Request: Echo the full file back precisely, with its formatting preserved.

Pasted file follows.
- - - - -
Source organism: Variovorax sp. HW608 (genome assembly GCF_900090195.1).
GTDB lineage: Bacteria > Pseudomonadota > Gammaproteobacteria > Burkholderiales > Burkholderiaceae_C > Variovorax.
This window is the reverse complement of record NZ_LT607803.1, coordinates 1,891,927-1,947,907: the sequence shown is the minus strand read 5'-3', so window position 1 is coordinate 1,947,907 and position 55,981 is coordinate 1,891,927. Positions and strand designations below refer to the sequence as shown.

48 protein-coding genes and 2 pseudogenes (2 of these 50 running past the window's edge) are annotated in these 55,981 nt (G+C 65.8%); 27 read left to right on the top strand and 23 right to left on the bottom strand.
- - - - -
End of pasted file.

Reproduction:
Source organism: Variovorax sp. HW608 (genome assembly GCF_900090195.1).
GTDB lineage: Bacteria > Pseudomonadota > Gammaproteobacteria > Burkholderiales > Burkholderiaceae_C > Variovorax.
This window is the reverse complement of record NZ_LT607803.1, coordinates 1,891,927-1,947,907: the sequence shown is the minus strand read 5'-3', so window position 1 is coordinate 1,947,907 and position 55,981 is coordinate 1,891,927. Positions and strand designations below refer to the sequence as shown.

48 protein-coding genes and 2 pseudogenes (2 of these 50 running past the window's edge) are annotated in these 55,981 nt (G+C 65.8%); 27 read left to right on the top strand and 23 right to left on the bottom strand.